History of Memory Cache on PCs
This section is only for those interested on the historic aspects of memory cache. If you are not interested on this subject you can simply jump to the next page.
Memory cache was first used on PCs at the 386DX timeframe. Even though the CPU itself didn’t have memory cache inside, its support circuitry – i.e., the chipset – had a memory cache controller. Thus the memory cache at this time was external to the CPU and thus was optional, i.e., the motherboard manufacturer could add it or not. If you had a motherboard without memory cache your PC would be far slower than a PC with this circuit. The amount of available memory cache varied as well depending on the motherboard model and typical values for that time were 64 KB and 128 KB. At this time the memory cache controller used an architecture known as “write-through,” where for write operations – i.e., when the CPU wants to store data in memory – the memory cache controller updates the RAM memory immediately.
With the 486DX processor Intel added a small amount (8 KB) of memory cache inside the CPU. This internal memory cache was called L1 (level 1) or “internal,” while the external memory cache was called L2 (level 2) or “external.” The amount and existence of the external memory cache depended on the motherboard model. Typical amounts for that time were 128 KB and 256 KB. Later 486 models added the “write back” cache architecture, which is used until today, where for write operations the RAM memory isn’t updated immediately, the CPU stores the data on the cache memory and the memory controller updates the RAM memory only when a cache miss occurs.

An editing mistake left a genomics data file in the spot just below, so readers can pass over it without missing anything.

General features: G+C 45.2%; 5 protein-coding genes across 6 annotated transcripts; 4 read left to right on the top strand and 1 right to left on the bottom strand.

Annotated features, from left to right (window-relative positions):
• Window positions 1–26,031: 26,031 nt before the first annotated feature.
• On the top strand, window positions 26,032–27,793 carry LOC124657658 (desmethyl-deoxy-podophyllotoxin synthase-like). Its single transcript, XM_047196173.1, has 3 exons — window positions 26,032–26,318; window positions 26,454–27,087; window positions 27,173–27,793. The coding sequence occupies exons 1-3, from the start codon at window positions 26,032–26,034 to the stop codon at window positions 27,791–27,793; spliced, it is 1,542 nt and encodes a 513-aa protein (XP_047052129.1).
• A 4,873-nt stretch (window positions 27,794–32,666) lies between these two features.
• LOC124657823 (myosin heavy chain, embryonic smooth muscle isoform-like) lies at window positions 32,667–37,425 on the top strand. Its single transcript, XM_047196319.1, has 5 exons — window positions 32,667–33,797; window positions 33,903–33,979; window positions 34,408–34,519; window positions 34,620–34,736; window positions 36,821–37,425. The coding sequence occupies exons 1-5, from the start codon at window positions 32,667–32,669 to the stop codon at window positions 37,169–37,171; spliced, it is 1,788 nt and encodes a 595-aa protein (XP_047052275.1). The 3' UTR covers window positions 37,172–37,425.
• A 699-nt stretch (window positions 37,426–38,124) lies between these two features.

Then with the first Pentium processor Intel created two separated internal memory caches, one for instructions and another for data (at the time with 8 KB each). This architecture is still used to date, and that is why you sometimes see the L1 memory cache being referred as 64 KB + 64 KB, for example – this is because there are one 64 KB instruction L1 cache and one 64 KB data L1 cache. Of course we will explain later what is the difference between the two. At that time the L2 memory cache continued to be located on the motherboard, so its amount and existence depended on the motherboard model. Of course having a system without memory cache was insane. Typical amounts for that time were 256 KB and 512 KB.
On AMD side K5, K6 and K6-2 processors used this same architecture, with K6-III having a third memory cache (L3, level 3).
The problem with the L2 memory cache being external is that it is accessed with a lower clock rate, because since 486DX2 the CPU internal clock rate is different from the CPU external clock rate. While a Pentium-200 worked internally at 200 MHz, it accessed its L2 memory cache at 66 MHz, for example. Then with P6 architecture Intel moved the memory cache from the motherboard to inside the CPU – what allowed the CPU to access it with its internal clock rate –, except on Pentium II, where the memory cache was not located inside the CPU but on the same printed circuit board where the CPU was soldered to (this printed circuit board was located inside a cartridge), running at half the CPU internal clock rate, and on Celeron-266 and Celeron-300, which had no memory cache at all (and thus they were the worst-performing CPUs in PC history).
This same architecture is used until today: both L1 and L2 memory caches are located inside the CPU running at the CPU internal clock rate. So the amount of memory cache you can have on your system will depend on the CPU model you have; there is no way to increase the amount of memory cache without replacing the CPU.